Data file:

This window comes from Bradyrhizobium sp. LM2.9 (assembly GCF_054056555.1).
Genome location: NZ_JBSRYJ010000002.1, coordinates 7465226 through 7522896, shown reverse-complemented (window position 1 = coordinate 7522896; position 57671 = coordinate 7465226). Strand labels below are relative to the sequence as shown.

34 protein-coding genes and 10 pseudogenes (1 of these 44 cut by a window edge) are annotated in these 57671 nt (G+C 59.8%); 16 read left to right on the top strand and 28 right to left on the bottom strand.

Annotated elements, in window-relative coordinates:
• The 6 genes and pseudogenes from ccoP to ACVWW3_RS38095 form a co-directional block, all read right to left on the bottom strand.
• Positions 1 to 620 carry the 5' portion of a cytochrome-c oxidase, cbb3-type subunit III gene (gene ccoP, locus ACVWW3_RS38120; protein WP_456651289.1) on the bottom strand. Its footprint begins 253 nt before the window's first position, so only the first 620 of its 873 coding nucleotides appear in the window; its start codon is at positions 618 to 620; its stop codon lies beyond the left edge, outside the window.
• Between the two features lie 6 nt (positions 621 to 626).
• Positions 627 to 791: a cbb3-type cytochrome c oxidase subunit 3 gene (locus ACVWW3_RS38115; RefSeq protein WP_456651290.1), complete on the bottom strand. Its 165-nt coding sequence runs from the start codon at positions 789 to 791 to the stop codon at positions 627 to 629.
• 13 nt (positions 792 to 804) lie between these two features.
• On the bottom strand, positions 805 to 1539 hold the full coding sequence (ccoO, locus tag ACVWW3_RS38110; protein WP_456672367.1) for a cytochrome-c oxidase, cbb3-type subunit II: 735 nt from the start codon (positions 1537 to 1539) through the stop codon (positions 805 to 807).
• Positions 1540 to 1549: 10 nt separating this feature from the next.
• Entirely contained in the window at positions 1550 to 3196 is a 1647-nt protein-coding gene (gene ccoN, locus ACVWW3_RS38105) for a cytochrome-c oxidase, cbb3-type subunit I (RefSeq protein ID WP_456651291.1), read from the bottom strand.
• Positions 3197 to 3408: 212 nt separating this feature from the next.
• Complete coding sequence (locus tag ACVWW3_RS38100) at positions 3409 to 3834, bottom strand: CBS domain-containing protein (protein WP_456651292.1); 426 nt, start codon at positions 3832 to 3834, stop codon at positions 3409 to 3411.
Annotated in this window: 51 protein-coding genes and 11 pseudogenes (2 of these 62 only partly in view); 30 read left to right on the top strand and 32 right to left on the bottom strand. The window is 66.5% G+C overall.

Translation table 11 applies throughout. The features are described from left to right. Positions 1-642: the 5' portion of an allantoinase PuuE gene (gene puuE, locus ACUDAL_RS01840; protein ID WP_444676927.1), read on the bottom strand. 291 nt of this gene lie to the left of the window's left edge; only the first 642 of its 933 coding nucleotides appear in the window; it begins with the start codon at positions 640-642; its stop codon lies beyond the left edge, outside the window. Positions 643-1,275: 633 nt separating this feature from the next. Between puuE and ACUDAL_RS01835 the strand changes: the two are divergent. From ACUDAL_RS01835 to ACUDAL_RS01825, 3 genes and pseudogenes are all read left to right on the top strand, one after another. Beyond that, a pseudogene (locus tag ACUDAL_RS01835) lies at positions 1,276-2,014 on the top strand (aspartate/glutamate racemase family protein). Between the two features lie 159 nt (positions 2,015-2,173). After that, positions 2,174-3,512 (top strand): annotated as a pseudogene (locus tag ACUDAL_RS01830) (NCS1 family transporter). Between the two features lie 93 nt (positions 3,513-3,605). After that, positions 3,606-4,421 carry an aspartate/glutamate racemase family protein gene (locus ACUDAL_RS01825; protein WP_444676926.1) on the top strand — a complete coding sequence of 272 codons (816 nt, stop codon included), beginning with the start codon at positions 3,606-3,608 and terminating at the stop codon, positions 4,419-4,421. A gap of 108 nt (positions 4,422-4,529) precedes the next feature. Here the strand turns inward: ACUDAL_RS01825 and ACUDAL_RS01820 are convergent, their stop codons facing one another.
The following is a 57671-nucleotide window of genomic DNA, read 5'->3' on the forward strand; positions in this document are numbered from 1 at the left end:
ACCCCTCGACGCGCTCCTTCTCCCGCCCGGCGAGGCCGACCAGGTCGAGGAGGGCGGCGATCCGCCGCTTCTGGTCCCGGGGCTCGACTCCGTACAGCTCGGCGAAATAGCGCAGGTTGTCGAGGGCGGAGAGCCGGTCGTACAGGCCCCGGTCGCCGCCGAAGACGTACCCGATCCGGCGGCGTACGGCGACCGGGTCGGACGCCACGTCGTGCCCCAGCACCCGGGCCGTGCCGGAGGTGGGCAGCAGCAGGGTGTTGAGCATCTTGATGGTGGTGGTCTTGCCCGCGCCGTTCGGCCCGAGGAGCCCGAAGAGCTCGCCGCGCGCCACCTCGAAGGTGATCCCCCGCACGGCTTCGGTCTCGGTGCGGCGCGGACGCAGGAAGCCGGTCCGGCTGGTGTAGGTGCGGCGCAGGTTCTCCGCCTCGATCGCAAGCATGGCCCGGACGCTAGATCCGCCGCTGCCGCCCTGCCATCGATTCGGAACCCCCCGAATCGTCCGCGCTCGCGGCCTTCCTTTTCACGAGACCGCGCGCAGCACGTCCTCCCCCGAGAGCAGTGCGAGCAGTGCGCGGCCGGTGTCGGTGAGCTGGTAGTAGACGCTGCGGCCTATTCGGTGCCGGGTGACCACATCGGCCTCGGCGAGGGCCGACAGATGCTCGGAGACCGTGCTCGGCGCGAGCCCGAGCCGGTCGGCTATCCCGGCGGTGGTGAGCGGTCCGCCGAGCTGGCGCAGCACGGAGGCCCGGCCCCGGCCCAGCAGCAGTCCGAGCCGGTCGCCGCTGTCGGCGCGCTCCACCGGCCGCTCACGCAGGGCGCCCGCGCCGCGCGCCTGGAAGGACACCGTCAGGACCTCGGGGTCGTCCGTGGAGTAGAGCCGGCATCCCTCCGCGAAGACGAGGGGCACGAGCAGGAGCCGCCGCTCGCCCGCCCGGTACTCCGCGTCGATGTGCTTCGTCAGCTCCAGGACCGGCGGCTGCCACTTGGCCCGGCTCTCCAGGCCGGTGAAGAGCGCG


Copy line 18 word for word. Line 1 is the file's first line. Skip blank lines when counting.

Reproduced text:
ACCCCTCGACGCGCTCCTTCTCCCGCCCGGCGAGGCCGACCAGGTCGAGGAGGGCGGCGATCCGCCGCTTCTGGTCCCGGGGCTCGACTCCGTACAGCTCGGCGAAATAGCGCAGGTTGTCGAGGGCGGAGAGCCGGTCGTACAGGCCCCGGTCGCCGCCGAAGACGTACCCGATCCGGCGGCGTACGGCGACCGGGTCGGACGCCACGTCGTGCCCCAGCACCCGGGCCGTGCCGGAGGTGGGCAGCAGCAGGGTGTTGAGCATCTTGATGGTGGTGGTCTTGCCCGCGCCGTTCGGCCCGAGGAGCCCGAAGAGCTCGCCGCGCGCCACCTCGAAGGTGATCCCCCGCACGGCTTCGGTCTCGGTGCGGCGCGGACGCAGGAAGCCGGTCCGGCTGGTGTAGGTGCGGCGCAGGTTCTCCGCCTCGATCGCAAGCATGGCCCGGACGCTAGATCCGCCGCTGCCGCCCTGCCATCGATTCGGAACCCCCCGAATCGTCCGCGCTCGCGGCCTTCCTTTTCACGAGACCGCGCGCAGCACGTCCTCCCCCGAGAGCAGTGCGAGCAGTGCGCGGCCGGTGTCGGTGAGCTGGTAGTAGACGCTGCGGCCTATTCGGTGCCGGGTGACCACATCGGCCTCGGCGAGGGCCGACAGATGCTCGGAGACCGTGCTCGGCGCGAGCCCGAGCCGGTCGGCTATCCCGGCGGTGGTGAGCGGTCCGCCGAGCTGGCGCAGCACGGAGGCCCGGCCCCGGCCCAGCAGCAGTCCGAGCCGGTCGCCGCTGTCGGCGCGCTCCACCGGCCGCTCACGCAGGGCGCCCGCGCCGCGCGCCTGGAAGGACACCGTCAGGACCTCGGGGTCGTCCGTGGAGTAGAGCCGGCATCCCTCCGCGAAGACGAGGGGCACGAGCAGGAGCCGCCGCTCGCCCGCCCGGTACTCCGCGTCGATGTGCTTCGTCAGCTCCAGGACCGGCGGCTGCCACTTGGCCCGGCTCTCCAGGCCGGTGAAGAGCGCG